I won my bracket. . . . Thanks to an iffy last-minute foul — and a non-call — I win. As champion, our punishment is that the loser now has to chug a six-pack of the beer of my choosing. Our group numbers several grown men who have achieved considerable success in a wide variety of fields, [b]ut when it came time to select a penalty for losing the bracket, we all resorted to the residue of our college days.
Back when I first started writing for a living, it was common to write a new piece, print it out, place it in an envelope, and mail it to my editor. This was especially helpful when missing a deadline, because it was easy to blame the US Postal Service for being late. That all changed with fax machines, but there was still the handy excuse that the fax machine was out of paper or some such claim. . . .
I have a complicated relationship with New Years resolutions. Like many people, I am filled with hope and a sense of rejuvenation as January 1 approaches, making a list of all the changes I'd like to make for a better me. I'm at something of a turning point in my life, making this year's annual resolutions something of a come-to-Jesus undertaking.
The detective handling the case was a solemn young man who spoke perfect English. His name was Mohammed. He called me into his office and settled behind his desk. "What is your religion?" he asked immediately. "Christian." He wrote it down. "What is your tribe?" What could possibly be the right answer? "The Californians," I answered.
By the time the sun rose, we were driving atop a mile-high mesa covered with thickets of pine and rangy eucalyptus trees. The road descended from there, taking us down into the border town of Tunduma. There was a look of edgy intensity in the town's residents, a look that reminded me of Tijuana's frenzy.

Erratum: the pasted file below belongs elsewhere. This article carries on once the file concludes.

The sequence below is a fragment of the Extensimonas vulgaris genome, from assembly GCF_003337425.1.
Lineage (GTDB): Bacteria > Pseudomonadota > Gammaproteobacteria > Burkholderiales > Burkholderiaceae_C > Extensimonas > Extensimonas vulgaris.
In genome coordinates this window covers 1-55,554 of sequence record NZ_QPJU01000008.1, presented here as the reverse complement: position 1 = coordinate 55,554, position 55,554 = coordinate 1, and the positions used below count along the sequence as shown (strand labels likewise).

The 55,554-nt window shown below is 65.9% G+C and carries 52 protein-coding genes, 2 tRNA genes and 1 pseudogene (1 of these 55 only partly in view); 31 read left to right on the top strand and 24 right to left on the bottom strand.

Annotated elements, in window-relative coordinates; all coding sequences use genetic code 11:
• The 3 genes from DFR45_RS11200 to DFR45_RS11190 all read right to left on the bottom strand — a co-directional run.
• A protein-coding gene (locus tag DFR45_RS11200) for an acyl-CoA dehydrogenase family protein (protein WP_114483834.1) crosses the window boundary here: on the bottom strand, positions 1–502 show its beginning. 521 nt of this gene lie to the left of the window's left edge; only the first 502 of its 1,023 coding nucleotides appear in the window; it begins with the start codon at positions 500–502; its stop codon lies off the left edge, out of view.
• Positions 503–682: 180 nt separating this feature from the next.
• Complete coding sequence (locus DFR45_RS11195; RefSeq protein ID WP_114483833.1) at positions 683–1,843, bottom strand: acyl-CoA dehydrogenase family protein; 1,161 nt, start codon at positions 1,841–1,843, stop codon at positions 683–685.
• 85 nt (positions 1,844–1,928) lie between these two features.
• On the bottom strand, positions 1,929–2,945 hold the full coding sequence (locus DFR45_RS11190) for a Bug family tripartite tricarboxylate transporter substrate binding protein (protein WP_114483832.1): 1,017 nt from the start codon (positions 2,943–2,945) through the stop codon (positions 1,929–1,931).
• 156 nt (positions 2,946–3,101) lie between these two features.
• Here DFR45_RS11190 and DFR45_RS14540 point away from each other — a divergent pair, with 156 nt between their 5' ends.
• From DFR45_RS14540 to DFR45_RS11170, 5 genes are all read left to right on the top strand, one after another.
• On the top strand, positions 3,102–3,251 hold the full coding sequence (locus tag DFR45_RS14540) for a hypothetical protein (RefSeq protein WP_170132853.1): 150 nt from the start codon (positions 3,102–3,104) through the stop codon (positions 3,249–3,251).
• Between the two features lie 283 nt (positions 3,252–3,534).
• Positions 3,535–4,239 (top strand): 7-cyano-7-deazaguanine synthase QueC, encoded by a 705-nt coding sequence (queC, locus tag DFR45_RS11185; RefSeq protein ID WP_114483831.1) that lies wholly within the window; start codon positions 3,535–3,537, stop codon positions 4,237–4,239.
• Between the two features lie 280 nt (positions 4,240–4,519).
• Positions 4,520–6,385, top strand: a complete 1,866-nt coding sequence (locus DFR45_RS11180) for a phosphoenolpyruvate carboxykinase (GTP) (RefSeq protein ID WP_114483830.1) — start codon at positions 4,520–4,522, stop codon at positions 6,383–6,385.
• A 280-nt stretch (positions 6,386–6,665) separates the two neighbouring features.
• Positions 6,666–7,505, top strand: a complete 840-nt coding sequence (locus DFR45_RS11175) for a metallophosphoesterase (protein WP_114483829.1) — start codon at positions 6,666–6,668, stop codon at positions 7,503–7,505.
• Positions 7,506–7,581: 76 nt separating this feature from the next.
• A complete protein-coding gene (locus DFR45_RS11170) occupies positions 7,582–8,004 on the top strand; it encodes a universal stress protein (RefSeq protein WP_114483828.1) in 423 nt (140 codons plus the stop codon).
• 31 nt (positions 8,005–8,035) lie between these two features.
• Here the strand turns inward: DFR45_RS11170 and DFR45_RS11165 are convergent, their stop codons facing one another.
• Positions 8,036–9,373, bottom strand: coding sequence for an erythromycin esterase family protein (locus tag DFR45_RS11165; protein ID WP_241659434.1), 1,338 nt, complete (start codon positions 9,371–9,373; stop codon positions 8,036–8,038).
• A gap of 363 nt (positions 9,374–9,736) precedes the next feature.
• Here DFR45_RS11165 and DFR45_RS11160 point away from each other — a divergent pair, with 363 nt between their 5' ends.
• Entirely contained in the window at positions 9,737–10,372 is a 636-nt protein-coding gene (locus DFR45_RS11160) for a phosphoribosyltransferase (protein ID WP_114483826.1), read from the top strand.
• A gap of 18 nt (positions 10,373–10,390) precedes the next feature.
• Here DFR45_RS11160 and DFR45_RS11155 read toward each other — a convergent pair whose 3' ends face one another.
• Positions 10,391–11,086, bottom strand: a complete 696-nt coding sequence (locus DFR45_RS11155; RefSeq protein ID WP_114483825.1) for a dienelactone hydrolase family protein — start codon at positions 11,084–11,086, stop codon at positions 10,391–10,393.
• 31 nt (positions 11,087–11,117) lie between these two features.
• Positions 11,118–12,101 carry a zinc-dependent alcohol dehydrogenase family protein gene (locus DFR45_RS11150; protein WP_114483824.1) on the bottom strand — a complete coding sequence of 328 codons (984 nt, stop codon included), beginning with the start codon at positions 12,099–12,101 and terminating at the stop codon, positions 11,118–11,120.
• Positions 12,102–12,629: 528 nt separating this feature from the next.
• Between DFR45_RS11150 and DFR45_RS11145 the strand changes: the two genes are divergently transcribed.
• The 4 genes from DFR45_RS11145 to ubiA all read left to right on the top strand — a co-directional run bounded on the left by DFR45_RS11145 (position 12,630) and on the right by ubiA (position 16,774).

We rented a Toyota four-wheel drive in Dar es Salaam from a sharp dressed man who called himself Kennedy, then drove west into the heart of Africa. It was my third day in Tanzania. I had run each morning in Dar es Salaam, through crowded streets that smelled of wood smoke and raw sewage, past tall Masai warriors dressed all in red and very far from their homes in Kenya . . .
I took the team to Mammoth last month. We've gone every year since 2006 for a week of high altitude training. It's medieval the way I push the kids, running twice a day for a week on mountain trails that are never flat, and in fact always seem to go uphill. For the seniors it's a getaway they look forward to all year, second only to our Hawaii trip in terms of getting away from parental supervision and hanging out with friends. But it's not so easy for the freshmen.